Spitzer spots spiral galaxy M81

The Spitzer Space Telescope's infrared vision gives astronomers a unique view of a nearby galaxy.

Published: October 21, 2019 at 11:43 am
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Spitzer spots nearby spiral galaxy M81. Credit: NASA/JPL-Caltech

The awesome arms of nearby galaxy Messier 81 are showcased in this image captured by NASA’s Spitzer Space Telescope.

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Because of its proximity (approximately 12 million lightyears from Earth), M81 is an ideal subject for astronomers studying the anatomy of a spiral galaxy.

See more amazing images by the Spitzer Space Telescope:

Winding out from the bluish-white central bulge of M81, where old stars predominate and there is little dust, the spiral arms are dominated by infrared emissions from dust.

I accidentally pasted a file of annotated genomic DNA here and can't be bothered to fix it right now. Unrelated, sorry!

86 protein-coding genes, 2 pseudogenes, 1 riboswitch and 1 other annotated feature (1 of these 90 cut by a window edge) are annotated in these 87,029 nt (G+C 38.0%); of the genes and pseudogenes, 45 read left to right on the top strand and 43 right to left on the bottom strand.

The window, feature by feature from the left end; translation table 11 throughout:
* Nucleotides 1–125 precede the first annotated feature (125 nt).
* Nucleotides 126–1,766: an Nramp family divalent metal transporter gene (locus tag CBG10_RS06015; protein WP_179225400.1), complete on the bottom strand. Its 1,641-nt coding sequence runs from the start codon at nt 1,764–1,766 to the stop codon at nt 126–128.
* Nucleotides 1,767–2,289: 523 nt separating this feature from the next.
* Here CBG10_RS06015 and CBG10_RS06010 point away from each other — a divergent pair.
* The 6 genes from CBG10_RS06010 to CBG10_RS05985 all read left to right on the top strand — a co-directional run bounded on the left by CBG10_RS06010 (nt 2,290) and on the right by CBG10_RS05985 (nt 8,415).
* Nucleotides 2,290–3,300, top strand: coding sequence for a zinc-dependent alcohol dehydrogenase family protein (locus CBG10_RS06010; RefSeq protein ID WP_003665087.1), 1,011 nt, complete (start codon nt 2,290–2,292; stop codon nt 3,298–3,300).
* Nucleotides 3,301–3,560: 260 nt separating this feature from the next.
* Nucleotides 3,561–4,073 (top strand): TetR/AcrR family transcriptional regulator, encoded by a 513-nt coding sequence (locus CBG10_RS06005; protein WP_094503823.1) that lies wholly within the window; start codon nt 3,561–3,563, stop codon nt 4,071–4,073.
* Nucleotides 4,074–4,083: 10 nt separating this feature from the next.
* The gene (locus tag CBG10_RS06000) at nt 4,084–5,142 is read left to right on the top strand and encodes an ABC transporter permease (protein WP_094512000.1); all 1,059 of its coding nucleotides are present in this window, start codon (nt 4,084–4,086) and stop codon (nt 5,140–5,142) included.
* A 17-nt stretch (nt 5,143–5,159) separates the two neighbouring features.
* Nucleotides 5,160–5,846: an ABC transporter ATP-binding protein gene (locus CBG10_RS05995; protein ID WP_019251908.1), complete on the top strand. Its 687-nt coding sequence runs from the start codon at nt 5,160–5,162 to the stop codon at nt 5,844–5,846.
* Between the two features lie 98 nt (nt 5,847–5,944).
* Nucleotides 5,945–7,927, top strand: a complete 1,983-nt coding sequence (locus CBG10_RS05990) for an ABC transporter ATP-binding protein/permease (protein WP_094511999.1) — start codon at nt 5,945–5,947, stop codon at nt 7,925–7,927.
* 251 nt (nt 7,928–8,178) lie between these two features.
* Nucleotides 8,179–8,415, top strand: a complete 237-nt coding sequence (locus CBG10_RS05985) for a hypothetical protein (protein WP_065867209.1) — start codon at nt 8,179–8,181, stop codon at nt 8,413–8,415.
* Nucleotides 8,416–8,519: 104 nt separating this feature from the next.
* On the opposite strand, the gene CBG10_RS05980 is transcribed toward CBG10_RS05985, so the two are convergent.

The bright clumpy knots in the spiral arms are where massive stars are being born.

Studying the locations of these regions will help identify the conditions and processes needed for star formation.

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Image credit: NASA/JPL-Caltech

Authors

Before going freelance, Rob spent almost four years on staff at BBC Science Focus magazine subediting news, features and reviews. He's now a freelance journalist and has written about everything from electric cars to decomposing bodies… although space and speed are what fascinate him most.

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